Never heard of ASTA.

Good luck sorting out the blitch, C3, and Happy Monday everybody!

Dudley said...

No blog error messages.

A bit about soloing: it's a very big deal for student pilots, and quite exciting. I was 19 when I soloed. One of the interesting sensations at the time is the sudden gain in your airplane's performance. Up until that time, you've had an instructor sitting right next to you; having his/her weight suddenly removed makes the machine quite a bit zippier!

MJ said...

Good morning C.C., Argyle, and all.
Enjoyed today's crossword. Nice to be back on my puzzle legs after having been knocked on my patootie with Saturday's creation. Favorite clue/fill: Have a bawl/CRY.

Had a lovely, full weekend with family, so didn't get to post. Lots of laughter, good food, and most importantly, time together. Very special.

BTW, Gail Grabowski also composed today's Newsday puzzle. A tad easier than this one, IMHO.

Enjoy the day!

Crockett1947 said...

Dudley, Asta

Clear Ayes said...

Good Morning All, I'm sorry to hear about the blitch that C.C. is experiencing. I'll have to wait and see if my post goes through OK.

This one seemed to be a little tougher than most Mondays, but none of the words or phrases were weird or uncommon. Could be the eight two word Down phrases, all except one of which are in the bottom half of the puzzle.

Only a few proper names in this one, Gunghy must be delighted.

Speaking of delighted, SNH has a Doors clip. I kind of like "Love HER Madly" myself, catchy rhythm, and it almost all makes sense. Now, if I just could channel Jim Morrison and find out what the line "Seven horses seem to be on the mark" means?

GAH and I have an appointment with our financial guy this morning. I'll have to make sure that the investments don't have any shares in BP. It is such a huge tragedy going on along the gulf and no end in sight. Tony Hayward is apologizing all over the place NOW, but his previous statements were so insensitive and self serving. Not a company I'd want anything to do with.

Dudley said...

Crockett - Thanks. That looks like one smart dog actor, just a bit before my time.

Clear Ayes said...

WELSH poet Dylan Thomas' poetry is beautiful and introspective. He wrote about death a lot, but he also wrote about love and relationships. He died at the age of 39 from pneumonia and from complications of alcoholism. I love the following poem, which pretty much says it all about poetry and literature too.

Notes On The Art Of Poetry

I could never have dreamt that there were such goings-on
in the world between the covers of books,
such sandstorms and ice blasts of words,,,
such staggering peace, such enormous laughter,
such and so many blinding bright lights,, ,
splashing all over the pages
in a million bits and pieces
all of which were words, words, words,
and each of which were alive forever
in its own delight and glory and oddity and light.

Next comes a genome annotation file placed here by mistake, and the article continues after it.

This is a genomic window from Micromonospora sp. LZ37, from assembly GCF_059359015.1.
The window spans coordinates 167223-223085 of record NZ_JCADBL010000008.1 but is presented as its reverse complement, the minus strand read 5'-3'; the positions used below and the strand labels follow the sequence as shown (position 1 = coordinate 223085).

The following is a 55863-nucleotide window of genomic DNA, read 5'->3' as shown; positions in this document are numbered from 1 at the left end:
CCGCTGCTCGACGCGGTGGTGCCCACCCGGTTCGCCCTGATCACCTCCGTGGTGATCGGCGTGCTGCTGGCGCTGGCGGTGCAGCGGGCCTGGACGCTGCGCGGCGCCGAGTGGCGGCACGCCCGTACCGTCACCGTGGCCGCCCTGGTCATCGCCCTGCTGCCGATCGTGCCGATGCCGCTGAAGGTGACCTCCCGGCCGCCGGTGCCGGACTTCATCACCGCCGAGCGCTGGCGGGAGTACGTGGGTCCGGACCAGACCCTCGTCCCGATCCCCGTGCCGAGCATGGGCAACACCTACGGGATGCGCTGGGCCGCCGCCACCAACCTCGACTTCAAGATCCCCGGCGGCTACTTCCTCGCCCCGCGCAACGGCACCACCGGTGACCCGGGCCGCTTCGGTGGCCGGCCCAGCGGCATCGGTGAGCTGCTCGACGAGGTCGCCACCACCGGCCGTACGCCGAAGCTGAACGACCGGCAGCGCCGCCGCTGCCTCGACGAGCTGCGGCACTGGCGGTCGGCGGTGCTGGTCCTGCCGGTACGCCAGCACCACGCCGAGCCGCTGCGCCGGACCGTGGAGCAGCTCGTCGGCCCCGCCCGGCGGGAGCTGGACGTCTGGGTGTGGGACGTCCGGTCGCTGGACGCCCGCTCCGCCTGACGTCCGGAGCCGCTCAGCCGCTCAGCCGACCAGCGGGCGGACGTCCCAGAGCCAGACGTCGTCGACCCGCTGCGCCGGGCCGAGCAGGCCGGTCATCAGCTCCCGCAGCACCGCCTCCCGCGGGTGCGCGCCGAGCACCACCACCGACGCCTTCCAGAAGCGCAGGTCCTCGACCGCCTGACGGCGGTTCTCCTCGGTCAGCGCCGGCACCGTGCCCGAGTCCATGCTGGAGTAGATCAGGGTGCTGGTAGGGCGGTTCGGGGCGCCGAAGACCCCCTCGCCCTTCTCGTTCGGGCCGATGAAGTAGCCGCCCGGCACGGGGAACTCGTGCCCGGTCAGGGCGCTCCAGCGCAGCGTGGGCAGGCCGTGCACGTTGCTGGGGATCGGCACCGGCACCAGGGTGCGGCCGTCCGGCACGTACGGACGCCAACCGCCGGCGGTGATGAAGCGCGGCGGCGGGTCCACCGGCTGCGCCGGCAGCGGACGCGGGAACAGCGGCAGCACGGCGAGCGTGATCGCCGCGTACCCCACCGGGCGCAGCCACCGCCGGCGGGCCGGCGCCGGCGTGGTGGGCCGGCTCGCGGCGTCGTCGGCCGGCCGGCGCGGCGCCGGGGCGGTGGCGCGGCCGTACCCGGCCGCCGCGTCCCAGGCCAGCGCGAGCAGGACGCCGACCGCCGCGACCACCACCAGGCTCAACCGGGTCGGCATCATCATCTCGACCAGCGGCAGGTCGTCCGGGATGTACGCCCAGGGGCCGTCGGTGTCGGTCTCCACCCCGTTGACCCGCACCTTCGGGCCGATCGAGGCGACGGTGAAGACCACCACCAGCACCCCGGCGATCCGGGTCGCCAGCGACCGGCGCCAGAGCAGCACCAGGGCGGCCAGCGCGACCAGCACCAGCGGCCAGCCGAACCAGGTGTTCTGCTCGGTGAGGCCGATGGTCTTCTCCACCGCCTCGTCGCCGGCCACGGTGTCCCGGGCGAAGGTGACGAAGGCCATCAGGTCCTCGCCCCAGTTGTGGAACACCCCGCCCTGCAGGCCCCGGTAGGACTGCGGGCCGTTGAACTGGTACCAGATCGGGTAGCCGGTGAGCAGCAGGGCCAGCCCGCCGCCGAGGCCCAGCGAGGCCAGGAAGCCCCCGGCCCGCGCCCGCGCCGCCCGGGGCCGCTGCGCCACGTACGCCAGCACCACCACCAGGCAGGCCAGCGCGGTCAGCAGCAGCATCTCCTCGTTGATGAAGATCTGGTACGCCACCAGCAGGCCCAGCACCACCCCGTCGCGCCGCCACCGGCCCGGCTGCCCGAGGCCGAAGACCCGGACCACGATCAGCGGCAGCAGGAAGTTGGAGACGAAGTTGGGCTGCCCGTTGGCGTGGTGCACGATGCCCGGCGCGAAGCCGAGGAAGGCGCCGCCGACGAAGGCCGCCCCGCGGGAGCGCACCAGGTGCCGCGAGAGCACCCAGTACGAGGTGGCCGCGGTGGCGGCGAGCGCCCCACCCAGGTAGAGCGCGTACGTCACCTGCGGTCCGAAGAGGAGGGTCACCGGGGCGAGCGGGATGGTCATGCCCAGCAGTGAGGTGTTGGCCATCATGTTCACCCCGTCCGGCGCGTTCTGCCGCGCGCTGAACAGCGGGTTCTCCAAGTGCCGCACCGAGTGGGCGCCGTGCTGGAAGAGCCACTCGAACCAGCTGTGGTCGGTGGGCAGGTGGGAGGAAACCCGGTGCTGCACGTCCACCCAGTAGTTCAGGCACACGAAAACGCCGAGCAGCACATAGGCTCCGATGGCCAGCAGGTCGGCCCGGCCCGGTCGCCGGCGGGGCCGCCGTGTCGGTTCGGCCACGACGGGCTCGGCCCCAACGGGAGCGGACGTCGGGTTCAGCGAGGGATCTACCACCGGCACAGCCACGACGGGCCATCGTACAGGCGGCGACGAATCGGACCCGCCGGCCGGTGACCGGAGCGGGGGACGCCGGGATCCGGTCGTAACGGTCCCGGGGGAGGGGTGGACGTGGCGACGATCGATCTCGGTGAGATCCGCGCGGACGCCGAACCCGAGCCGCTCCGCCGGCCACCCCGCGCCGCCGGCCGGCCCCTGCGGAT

-Dylan Thomas

Have a good day everyone and good luck to C.C. with the blogger problem.

Anonymous said...

I don`t get the puzzle except on-line. @ the LAT site, there is an option for seeing the puzzle grid solved...if the blog problems aren`t resolved before you "need" the answers.

Warren said...

Hi Argyle, C.C. & gang, an easy Monday again.

For Argyle & et al; Here's what I could find about Yawl: "A yawl (from Dutch Jol) is a two-masted sailing craft"


"Dutch jol, is possibly from Low German jolle."

If you plug 'jolle' into a free language translator (German to English) it equates to 'yawl'. I hope this makes sense?

For Dennis: Can I assume that 'Blitch' is short for a blogging glitch?

Dennis said...

You are correct, sir.

Tinbeni said...

Argyle, Nice write-up of an easy-breezy Monday offering.

45A could have been clued "Base enforcers" only to provide a little mis-direction to Umps instead on MPS. Mil. in the clue;answer doesn't seem right.

Otherwise a SOLVE where I could not write in the answers faster.

Yawl's are nice little sailboats with the mizzenMAST aft of the rubberpost.
But mostly it's the way we Southerner's ask others about something like "Yawl want 'nother beer?"

Warren said...

Somehow today's Blitch reminds me of the 'old' days of computers when they went down and up a lot. I can remember doing a training session at the old Gen Rad company in the Boston area in the early 70's. I think they had a mainframe nicknamed 'Kermit'. Some clever guy in the computer room got a Kermit doll and put it in the computer room window that you could see from outside. In those days the computer room was in a dedicated room with raised floors and off limits to most.

Anyway, when Kermit was upright everything was OK. If the Kermit doll was upside down or sideways or anything but upright the mainframe was down.

Bill G. said...

Pleasant Monday puzzle. I liked the phrases.

I always thought a peahen was a female peacock or peafowl, not a pheasant. Guess I was wrong about that.

My wife was awakened by an earthquake early this morning. I slept right through it. I'm still suffering from the Lakers loss last night.

JD said...

Good morning Argyle, CC and all,

Bummer about your blog glitches, CC.I have no patience when it comes to my computer when/if it has problems.

Today's c/w was a breath of fresh air. The 1st 6 answers were immediate, so I then worked the "downs" to finish up.I put hummer instead of humvee which was an easy fix.This went too quickly for me.

The Doors were the best band ever. Brings back such great memories of Thursday nights in college. Anybody from our area remember the "Awful-Awful"?

As I understand it, the folk from Northern Wales speak Welsh, but the southerners don't. My s-i-l is from Cardiff which is in the southern portion.I love his accent and vocabulary. I must prepare a "pudding" every Sunday, which is any dessert to him.

Iwo Jima-Both of Clint Eastwood's movies were well done.

CA,isn't it amazing how a poem can put so much in so few words?Loved it.

Enjoy the day...